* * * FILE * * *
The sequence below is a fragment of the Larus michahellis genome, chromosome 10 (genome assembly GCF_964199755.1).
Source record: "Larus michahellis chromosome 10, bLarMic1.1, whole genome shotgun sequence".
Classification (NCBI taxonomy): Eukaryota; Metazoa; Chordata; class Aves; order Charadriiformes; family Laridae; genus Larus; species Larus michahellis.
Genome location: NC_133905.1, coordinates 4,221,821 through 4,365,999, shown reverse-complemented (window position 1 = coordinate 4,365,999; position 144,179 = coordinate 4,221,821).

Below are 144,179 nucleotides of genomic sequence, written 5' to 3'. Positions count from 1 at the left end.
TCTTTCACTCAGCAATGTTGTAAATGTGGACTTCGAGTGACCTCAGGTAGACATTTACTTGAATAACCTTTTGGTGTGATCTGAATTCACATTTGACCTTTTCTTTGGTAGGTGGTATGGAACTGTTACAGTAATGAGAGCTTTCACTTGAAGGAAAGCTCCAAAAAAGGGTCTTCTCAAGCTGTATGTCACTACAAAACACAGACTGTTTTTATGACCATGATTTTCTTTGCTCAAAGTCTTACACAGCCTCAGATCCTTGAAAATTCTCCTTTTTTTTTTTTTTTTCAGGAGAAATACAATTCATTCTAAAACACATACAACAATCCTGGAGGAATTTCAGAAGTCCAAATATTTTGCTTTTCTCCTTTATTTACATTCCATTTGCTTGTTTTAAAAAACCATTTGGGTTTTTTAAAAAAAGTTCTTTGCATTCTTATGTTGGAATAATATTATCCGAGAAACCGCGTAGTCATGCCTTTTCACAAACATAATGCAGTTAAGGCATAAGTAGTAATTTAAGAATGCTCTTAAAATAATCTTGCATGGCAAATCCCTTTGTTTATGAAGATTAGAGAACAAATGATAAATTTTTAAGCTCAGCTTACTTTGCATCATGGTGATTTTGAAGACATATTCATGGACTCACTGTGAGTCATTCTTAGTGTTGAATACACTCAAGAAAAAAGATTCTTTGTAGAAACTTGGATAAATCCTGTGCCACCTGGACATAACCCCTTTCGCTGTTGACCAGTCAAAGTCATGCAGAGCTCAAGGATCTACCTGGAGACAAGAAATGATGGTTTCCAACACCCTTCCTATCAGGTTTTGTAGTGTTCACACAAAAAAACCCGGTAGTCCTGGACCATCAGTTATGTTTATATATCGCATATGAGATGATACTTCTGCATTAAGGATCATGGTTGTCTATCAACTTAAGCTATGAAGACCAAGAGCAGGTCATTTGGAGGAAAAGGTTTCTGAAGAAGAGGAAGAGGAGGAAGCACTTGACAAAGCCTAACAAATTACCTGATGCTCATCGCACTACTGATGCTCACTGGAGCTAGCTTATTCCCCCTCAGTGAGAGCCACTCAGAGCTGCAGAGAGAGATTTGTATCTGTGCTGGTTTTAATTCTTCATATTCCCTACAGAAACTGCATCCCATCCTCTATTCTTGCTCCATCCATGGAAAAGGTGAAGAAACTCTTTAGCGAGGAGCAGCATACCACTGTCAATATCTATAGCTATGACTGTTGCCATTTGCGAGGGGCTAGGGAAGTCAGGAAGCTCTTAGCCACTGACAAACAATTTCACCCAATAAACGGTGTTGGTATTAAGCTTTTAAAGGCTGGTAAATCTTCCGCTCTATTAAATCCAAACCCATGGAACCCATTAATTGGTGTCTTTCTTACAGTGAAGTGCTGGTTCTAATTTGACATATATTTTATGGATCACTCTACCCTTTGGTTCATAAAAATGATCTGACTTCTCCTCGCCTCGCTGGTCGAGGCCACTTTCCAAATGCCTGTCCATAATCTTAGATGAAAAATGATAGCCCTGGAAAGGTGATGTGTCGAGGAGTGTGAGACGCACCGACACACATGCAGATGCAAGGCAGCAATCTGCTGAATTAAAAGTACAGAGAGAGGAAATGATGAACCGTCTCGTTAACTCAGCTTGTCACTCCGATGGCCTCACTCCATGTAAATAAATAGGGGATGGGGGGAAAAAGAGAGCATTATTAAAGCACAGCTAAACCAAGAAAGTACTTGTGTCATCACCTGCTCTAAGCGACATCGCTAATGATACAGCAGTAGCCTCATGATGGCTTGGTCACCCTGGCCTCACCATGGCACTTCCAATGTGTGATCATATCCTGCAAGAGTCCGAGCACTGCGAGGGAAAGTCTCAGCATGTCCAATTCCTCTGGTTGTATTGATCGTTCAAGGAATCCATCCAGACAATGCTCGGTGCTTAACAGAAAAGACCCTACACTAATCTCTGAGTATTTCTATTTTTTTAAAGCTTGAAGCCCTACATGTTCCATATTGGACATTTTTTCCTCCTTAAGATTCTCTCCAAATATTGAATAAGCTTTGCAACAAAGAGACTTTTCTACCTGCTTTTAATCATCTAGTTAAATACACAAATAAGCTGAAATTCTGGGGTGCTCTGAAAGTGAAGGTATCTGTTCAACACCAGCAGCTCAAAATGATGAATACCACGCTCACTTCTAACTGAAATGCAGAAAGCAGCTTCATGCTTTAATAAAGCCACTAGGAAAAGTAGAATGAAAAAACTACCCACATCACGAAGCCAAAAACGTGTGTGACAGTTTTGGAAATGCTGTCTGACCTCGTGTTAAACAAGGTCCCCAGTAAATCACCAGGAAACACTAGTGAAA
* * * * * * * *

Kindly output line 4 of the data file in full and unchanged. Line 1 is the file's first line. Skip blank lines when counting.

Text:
Genome location: NC_133905.1, coordinates 4,221,821 through 4,365,999, shown reverse-complemented (window position 1 = coordinate 4,365,999; position 144,179 = coordinate 4,221,821).